May 12th, 2008. I flew to San Francisco for a 2 day trip. It was the first time I had been to SF shorter than 5 days and not to attend something work related. I was in SF to hunt for houses and talk to some companies about working here. Eighteen days later, 3 garage sales and with some very upset parents, Laura and I boarded a plane which was a one way to San Francisco with a layover in Chicago. Everyone in my family was upset that I had given such notice on the move but it was on May 1st that Laura and I were sitting in a Starbucks as she told me, “let’s do it. let’s just go!” One month later and we signed the lease on a new apartment.
That apartment was where I started AdamsBlock and, in San Francisco, I met some amazing people like Dom Sagolla, Daniel Brusilovsky and Justin Leung. I’ve gotten great advice from friends like Abbi Vakil and, through the tech scene, I’ve dined with celebrities, traveled the US and have directly influenced some products that are changing the world. I’m pretty effing happy about that.
It’s why I was so surprised last night when I realized my 2nd anniversary in the city had come and gone with little fanfare. I was relieved though.
I was standing on my back deck, over looking the city surrounded by 5 very great friends and flipping burgers sipping a beer when I realized it was June 5th and I had been a San Francisco resident for 2 years and 5 days. Although, I have to laugh because I still have my Florida Drivers License. Yeah, damn I really need to get that changed. Haha.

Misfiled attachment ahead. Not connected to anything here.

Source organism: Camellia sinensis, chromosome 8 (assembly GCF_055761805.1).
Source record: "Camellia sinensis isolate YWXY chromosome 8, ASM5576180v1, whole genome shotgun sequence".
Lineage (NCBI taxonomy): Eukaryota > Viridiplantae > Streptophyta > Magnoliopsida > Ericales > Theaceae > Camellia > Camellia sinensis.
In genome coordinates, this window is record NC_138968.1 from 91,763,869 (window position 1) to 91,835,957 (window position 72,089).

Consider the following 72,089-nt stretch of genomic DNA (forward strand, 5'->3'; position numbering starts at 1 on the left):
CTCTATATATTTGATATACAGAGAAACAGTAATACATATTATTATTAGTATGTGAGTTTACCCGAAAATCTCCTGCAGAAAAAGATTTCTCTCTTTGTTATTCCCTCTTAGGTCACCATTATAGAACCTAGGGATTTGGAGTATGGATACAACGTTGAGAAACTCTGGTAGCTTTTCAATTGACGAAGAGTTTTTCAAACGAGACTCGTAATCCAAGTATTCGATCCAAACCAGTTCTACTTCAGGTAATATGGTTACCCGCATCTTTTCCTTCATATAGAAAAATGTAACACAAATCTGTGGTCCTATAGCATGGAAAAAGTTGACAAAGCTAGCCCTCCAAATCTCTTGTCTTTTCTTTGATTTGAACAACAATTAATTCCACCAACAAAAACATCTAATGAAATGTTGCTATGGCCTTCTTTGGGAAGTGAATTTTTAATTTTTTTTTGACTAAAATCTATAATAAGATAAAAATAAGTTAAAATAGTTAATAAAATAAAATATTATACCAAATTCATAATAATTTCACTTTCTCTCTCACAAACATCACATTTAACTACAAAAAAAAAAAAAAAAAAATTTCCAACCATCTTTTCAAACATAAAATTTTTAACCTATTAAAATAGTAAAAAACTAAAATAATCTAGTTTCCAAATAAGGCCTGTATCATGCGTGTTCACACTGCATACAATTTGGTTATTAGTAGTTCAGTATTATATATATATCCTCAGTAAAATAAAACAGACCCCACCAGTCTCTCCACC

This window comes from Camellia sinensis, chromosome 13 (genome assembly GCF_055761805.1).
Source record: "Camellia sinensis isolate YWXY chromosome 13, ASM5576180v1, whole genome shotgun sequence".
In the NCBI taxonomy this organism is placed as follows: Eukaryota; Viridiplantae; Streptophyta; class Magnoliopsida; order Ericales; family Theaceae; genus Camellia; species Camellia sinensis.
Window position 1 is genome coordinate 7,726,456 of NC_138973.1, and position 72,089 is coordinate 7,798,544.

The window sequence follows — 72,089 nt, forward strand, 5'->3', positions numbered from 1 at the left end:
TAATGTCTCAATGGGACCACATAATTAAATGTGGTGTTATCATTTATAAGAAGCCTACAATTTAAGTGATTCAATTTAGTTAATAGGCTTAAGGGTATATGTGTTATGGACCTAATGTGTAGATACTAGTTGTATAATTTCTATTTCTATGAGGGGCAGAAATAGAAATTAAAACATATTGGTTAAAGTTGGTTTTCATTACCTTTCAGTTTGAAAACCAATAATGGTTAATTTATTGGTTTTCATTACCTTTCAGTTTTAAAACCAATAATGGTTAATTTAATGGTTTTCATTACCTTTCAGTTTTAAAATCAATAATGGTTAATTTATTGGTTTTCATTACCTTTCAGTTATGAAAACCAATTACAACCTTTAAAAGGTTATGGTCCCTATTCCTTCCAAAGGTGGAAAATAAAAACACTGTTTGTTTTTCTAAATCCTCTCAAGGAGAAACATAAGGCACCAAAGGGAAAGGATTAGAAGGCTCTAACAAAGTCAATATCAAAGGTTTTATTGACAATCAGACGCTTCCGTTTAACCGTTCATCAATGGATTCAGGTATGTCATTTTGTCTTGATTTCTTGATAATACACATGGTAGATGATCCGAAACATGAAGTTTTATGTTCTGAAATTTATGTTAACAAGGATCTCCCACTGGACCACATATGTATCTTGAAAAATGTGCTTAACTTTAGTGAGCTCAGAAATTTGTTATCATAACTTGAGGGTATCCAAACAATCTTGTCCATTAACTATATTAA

What’s great is that last week, my friend took me on a car tour around some hidden city parks that no one knows about and I realized that there’s so much of this city that’s so unknown to me and so much worth photographing and so much excitement about discovering something new every day.
San Francisco is not my final stop and I won’t live here forever.
I’ve expressed interest in 3 cities but there’s one I haven’t listed. My next stop will either be Portland, Seattle, Austin or New York City. NYC is the least possible candidate because I’m not a fan of city life but I’d love the experience of spending 6 months there.
Portland is a little SF w/ no sales tax and lower cost of living but with the same kind of jobs you’d have in SF. Seattle is remarkably gorgeous with tons of parks and an awesome climate and Austin….well it’s perfect for a single guy. University of Texas is the largest college in the US, there’s a vibrant and year-round music scene and a hundred tech startups that are always hiring not to mention, phenomenal BBQ.
Wherever I end up next, San Francisco was my jumping off point and was the city that got me out of my shell inspired me to do some great things but it got me traveling enough where I know where I’d like to live next.
I’d like to move next year around the spring and before my 3rd year in SF. I think after 3 years, you begin to slow down a bit which is already apparent with me and there’s still a lot I’d like to experience. Furthermore, lower cost of living means my salary will enable more travel to places I’ve never gone before.
I’m happy to call SF my home. Flying into SFO is no longer just that – it’s flying home. I said that to my friend Ryan Hupfer last week who just celebrated his 2nd san franniversary a few weeks before me and when I said that, his eyes lit up and he said, “yeah you’re right. it’s home.”
To all of my wonderful friends and especially to Laura who enabled more than I realized for my move out west and made a lot possible just through her love and support. I’m happy to have her as my best friend. Who knew some girl I’d talk to in a coffee shop on February 18th, 2006 (right after valentines day) would be someone who became my best friend.
Thanks for reading and thanks for your support.
PS: last year, I wrote a series of blog posts titled, “One Year in SF.” that I recommend to anyone considering a move to the bay area. It was written for kids like me (16-22 yr olds) who love tech and think the startup life is for them. It will give you all you need to know for making the move. Enjoy.